Striking the Right Balance

Frank Armstrong, Chief Operating Officer

The Church Pension Group exists to support clergy and lay employees in their calling to spread the gospel. We do this by helping clients prepare for retirement, manage their personal well-being, protect Episcopal Church buildings, and access content and other resources for liturgy and various ministries.

Paying close attention to what is happening around the Church helps us understand client needs, and crunching the numbers helps us manage the financial impact of everything we do. Our work involves striking the right balance between compassion and fiscal stewardship, between responding to needs in the short term and protecting our ability to keep commitments and adapt as needs evolve.  

Recent revisions to The Church Pension Fund Clergy Pension Plan and related plans, our multi-year approach to offering meaningful choice in the Denominational Health Plan, and the decision to reduce deductibles on property and casualty policies were all the result of studying client needs and identifying cost-effective and sustainable ways to meet them. We look continually to provide value and stability to the people and institutions we serve.

The coronavirus pandemic is presenting new challenges to our clients, and new calls to help the Church in financially sustainable ways. So far, we have been able to provide financial relief in the form of clergy pension waivers, extensions of time to pay insurance premiums, medical plan contributions, pension assessments, and free downloads of worship materials provided by Church Publishing Incorporated. We have partnered with our Chaplains to the Retired to facilitate compassionate conversations and with third parties to offer educational webinars and brief videos about financial, emotional, and mental psychological well-being. And we have worked closely with bishops and dioceses around the Church as they wrestle with adapting their ministries to a changed world.

Here are a few of their stories:

Rev. David W. Peters
Rev. Daniel Simons

War and Peace of Mind

As a chaplain during the Iraq War and the author of Church Publishing’s Post-Traumatic God: How the Church Cares for People Who Have Been to Hell and Back, David W. Peters already knew a thing or two about facing challenges when the coronavirus pandemic struck.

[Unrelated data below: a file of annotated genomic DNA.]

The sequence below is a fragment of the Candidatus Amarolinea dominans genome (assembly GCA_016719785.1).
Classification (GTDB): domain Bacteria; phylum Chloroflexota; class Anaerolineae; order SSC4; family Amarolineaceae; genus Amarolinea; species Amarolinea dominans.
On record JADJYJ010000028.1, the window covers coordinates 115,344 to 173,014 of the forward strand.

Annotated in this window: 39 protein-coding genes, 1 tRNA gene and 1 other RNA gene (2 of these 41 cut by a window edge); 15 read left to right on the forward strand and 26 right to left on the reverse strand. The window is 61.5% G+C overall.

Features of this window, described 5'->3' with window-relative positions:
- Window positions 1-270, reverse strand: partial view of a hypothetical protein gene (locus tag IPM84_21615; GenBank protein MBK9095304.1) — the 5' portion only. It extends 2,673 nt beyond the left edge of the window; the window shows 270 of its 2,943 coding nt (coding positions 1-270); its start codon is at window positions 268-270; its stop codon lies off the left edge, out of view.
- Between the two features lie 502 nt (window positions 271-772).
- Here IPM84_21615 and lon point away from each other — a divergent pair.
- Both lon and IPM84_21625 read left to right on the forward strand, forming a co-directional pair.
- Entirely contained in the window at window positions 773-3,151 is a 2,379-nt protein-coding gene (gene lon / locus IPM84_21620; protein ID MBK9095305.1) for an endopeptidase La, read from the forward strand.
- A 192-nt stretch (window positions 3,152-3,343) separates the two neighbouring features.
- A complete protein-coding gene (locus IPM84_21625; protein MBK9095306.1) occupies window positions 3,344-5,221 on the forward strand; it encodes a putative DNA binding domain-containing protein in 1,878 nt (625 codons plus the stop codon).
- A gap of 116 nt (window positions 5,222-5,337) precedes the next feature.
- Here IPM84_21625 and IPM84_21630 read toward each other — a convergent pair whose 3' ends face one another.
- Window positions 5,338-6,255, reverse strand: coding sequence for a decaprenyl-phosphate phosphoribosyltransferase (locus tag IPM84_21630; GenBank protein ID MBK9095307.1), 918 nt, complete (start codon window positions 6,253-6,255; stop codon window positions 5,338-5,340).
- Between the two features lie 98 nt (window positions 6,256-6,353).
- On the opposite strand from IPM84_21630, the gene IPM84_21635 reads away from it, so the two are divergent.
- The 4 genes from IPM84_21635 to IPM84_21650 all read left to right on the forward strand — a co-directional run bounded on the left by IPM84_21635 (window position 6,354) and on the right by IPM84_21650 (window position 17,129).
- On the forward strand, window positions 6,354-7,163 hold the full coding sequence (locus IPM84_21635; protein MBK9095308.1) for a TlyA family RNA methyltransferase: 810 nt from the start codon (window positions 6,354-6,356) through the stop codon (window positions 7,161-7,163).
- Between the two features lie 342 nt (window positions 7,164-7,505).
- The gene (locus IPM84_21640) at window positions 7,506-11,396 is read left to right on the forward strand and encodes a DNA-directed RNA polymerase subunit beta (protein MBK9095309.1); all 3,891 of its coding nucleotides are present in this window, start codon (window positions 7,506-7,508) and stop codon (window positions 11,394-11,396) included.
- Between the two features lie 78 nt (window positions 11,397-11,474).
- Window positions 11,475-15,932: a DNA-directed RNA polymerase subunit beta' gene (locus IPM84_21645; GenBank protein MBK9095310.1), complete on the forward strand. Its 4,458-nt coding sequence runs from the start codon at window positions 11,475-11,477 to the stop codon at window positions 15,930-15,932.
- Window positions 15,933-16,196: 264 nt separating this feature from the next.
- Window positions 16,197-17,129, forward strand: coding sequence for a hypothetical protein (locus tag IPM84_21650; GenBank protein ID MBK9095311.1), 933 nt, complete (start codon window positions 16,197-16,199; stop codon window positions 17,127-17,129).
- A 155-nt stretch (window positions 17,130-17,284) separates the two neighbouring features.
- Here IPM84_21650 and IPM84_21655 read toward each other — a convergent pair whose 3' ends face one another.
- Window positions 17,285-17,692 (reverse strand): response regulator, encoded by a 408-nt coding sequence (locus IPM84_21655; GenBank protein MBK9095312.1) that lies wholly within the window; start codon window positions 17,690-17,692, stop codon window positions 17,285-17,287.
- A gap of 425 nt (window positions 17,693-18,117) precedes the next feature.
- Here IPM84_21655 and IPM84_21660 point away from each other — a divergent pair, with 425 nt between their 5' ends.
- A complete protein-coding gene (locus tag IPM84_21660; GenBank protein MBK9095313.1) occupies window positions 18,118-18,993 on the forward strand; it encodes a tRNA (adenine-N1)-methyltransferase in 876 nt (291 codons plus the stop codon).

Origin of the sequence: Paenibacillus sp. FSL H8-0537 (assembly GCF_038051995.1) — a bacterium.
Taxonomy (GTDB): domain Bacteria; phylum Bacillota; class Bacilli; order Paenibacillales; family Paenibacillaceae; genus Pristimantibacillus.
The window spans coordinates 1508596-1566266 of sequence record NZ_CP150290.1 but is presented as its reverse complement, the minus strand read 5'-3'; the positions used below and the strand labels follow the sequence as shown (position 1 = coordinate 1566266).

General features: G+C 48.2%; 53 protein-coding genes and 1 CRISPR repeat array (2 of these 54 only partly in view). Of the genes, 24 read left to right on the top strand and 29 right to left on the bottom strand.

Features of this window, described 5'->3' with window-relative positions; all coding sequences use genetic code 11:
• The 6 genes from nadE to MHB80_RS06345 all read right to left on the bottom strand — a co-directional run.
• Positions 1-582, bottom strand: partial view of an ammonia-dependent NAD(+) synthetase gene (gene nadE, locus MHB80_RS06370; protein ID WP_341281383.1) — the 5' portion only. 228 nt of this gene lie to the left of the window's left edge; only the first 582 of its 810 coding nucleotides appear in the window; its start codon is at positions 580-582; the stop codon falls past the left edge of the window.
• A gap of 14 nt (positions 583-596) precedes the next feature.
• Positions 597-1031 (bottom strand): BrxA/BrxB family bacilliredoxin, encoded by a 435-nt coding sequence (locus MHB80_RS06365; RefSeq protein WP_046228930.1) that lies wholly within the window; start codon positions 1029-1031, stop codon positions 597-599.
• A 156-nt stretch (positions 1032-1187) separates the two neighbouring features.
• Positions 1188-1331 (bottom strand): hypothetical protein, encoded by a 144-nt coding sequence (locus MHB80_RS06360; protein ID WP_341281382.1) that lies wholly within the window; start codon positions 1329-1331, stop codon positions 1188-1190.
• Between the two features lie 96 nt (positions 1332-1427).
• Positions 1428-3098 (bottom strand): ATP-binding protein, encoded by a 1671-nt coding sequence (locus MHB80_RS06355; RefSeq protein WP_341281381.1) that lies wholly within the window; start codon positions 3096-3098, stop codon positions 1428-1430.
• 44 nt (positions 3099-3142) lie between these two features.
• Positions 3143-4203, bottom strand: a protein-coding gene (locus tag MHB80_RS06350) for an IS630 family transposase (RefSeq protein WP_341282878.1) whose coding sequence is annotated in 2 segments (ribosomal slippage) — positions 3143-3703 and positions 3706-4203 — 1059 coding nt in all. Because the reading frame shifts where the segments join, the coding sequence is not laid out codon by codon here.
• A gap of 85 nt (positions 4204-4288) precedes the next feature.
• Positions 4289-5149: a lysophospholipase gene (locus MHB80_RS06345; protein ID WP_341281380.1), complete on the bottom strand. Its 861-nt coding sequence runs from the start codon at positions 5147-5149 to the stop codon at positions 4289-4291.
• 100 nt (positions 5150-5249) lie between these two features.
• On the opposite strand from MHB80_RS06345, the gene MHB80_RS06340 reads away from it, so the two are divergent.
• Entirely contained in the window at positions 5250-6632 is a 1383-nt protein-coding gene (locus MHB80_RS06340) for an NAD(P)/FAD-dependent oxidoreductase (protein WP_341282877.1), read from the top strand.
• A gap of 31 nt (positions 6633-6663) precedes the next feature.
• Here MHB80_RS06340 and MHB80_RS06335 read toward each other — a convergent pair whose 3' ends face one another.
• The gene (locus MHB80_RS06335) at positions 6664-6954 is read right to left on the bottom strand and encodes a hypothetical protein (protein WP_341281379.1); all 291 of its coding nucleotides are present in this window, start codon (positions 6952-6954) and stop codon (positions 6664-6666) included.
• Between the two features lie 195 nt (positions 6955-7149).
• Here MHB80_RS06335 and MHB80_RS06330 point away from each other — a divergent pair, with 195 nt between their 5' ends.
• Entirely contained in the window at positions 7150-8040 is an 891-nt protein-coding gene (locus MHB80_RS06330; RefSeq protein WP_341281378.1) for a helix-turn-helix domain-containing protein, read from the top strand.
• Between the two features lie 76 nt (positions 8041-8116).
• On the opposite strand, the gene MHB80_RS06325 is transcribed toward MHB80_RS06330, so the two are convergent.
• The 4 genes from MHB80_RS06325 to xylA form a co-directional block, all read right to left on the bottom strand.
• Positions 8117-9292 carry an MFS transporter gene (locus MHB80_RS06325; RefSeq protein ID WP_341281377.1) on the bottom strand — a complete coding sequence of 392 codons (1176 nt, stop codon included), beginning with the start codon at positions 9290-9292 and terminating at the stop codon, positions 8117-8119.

“The little things CPG did meant a lot, from offering free downloadable resources to waiving shipping fees on books,” he said, noting that “Episcopalians all over the internet” were helping each other get copies of The Book of Common Prayer. “Most people in our church are using their phone when they Zoom morning prayers. They don’t have another screen to read off of, so having a copy of the prayer book in their hands is really good.”

Father Peters, Vicar of Saint Joan of Arc Episcopal Church in Pflugerville, Texas, near Austin, noted that one thing in particular makes a real difference during uncertain times: maintaining consistency. “It’s almost like a desperation that I sense from them. This is what’s keeping them going—these regular meetings for prayer. Every day, we pray a little differently, but it’s consistent.”

Being able to depend on Church Publishing to provide pivotal worship materials and other publications has been key, he added. “I’m really thankful for what CPG has done over the years to produce both quirky and more mainstream resources and, now during this crisis, to make sure that those who need them can easily get them.”

For Daniel Simons, priest in charge at St. Paul’s on the Green in Norwalk, Connecticut, consistency is also essential to coping with the coronavirus crisis. “I’d been here for literally only six weeks when COVID-19 hit. I decided that the thing we needed to do most was pray, as a way of stabilizing ourselves,” he explained. “To start, if people didn’t have a daily practice, they needed to get one. And if they did have a daily practice, then they needed to anchor in it.”

He too is grateful for the many curated, free, or otherwise convenient resources Church Publishing offered to help people navigate the crisis. “The Saint Helena Psalter is gold,” he said. “This has been my go-to. One of the things that it does is use second person—‘you’—when referring to God, instead of ‘He’ and ‘Him.’ Suddenly the Psalms just come alive, because you’re talking directly to God. And they’re all about saying ‘Help, God. Things are not well.’ So, when you’re praying the Psalms in a pandemic, they make a lot more sense.”


Number of products and titles offered by Church Publishing Incorporated

More Facts